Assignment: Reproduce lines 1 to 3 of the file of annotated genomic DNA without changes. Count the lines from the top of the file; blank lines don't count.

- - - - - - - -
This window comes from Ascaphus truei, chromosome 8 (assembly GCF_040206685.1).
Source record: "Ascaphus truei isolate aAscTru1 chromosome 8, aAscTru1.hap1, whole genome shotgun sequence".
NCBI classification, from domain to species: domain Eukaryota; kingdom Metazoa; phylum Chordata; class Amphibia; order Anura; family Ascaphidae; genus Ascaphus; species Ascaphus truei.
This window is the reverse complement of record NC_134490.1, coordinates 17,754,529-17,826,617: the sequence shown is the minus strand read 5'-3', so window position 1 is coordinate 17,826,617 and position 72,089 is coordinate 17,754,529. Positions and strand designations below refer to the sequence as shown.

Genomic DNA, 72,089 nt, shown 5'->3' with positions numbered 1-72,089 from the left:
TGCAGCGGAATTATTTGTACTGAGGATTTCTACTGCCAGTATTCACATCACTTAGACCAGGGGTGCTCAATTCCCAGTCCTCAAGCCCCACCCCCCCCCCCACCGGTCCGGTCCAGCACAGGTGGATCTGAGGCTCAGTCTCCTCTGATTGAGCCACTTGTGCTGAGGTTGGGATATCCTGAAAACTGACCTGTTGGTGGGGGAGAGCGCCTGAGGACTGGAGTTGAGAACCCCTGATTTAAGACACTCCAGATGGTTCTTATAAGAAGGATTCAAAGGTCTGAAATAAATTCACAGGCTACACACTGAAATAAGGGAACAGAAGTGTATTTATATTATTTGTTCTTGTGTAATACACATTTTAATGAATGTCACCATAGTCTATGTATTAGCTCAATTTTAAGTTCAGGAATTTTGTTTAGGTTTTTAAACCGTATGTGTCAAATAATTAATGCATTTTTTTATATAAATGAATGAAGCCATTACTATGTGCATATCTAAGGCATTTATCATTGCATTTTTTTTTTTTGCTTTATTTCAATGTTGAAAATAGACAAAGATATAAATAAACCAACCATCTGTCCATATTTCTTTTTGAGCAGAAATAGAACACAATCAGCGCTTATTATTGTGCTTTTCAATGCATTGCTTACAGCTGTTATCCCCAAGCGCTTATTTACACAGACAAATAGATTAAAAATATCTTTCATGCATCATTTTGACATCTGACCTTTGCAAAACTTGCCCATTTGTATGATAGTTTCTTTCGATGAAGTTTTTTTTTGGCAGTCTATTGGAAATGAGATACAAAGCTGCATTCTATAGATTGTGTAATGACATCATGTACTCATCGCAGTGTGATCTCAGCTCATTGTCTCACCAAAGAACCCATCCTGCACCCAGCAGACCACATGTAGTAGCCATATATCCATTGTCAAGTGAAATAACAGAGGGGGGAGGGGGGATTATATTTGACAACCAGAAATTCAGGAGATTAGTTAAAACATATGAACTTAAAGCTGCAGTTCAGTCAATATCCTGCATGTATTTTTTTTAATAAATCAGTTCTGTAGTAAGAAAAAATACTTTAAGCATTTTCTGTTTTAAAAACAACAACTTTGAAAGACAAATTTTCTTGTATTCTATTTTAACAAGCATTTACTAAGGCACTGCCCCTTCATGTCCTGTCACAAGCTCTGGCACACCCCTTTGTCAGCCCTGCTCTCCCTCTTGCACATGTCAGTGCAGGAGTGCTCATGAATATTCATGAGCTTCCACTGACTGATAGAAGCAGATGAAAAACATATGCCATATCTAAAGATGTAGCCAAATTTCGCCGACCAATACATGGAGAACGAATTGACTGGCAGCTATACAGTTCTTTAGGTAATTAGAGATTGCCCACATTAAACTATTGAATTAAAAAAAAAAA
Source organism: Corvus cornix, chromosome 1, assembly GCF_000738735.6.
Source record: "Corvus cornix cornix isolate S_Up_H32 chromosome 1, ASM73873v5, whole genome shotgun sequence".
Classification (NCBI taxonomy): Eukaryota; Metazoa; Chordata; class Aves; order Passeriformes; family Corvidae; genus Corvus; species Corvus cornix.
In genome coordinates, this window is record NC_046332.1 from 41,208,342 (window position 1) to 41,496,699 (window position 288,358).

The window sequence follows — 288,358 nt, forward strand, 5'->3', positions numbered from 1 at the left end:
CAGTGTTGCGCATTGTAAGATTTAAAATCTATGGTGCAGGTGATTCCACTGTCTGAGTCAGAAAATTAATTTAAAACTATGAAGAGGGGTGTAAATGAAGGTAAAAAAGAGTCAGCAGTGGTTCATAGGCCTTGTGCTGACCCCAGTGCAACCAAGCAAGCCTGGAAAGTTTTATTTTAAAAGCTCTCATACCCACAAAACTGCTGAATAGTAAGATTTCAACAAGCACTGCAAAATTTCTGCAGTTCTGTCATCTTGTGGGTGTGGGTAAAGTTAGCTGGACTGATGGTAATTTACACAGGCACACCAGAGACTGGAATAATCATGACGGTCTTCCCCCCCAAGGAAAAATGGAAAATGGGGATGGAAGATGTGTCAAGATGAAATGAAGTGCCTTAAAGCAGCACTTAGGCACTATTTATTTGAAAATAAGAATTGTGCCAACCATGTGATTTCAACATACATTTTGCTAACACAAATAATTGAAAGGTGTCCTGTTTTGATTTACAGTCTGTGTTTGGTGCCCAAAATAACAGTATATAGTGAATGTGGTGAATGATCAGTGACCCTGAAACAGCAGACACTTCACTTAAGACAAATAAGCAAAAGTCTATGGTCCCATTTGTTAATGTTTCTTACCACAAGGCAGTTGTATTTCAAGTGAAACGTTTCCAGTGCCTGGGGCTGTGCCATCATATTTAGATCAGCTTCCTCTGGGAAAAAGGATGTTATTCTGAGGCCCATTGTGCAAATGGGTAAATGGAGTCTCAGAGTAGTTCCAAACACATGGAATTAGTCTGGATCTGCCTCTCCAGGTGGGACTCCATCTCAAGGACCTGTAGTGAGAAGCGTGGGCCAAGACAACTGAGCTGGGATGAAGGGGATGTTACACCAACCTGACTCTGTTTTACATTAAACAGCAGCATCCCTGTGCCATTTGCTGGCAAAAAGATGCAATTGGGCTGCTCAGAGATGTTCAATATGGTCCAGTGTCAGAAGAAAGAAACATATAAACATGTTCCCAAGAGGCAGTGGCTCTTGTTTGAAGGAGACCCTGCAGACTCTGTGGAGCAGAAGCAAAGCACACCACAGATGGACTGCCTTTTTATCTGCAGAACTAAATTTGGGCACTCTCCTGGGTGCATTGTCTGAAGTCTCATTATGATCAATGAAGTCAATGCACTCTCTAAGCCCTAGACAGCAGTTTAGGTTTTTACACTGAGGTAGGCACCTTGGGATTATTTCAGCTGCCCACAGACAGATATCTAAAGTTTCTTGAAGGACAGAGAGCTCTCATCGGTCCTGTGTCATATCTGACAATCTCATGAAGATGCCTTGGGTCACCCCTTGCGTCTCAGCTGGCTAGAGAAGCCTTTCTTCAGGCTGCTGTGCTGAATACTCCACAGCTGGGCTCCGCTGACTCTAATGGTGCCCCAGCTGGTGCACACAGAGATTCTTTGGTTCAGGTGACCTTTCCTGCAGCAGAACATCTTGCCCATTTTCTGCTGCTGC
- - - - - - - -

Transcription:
This window comes from Ascaphus truei, chromosome 8 (assembly GCF_040206685.1).
Source record: "Ascaphus truei isolate aAscTru1 chromosome 8, aAscTru1.hap1, whole genome shotgun sequence".
NCBI classification, from domain to species: domain Eukaryota; kingdom Metazoa; phylum Chordata; class Amphibia; order Anura; family Ascaphidae; genus Ascaphus; species Ascaphus truei.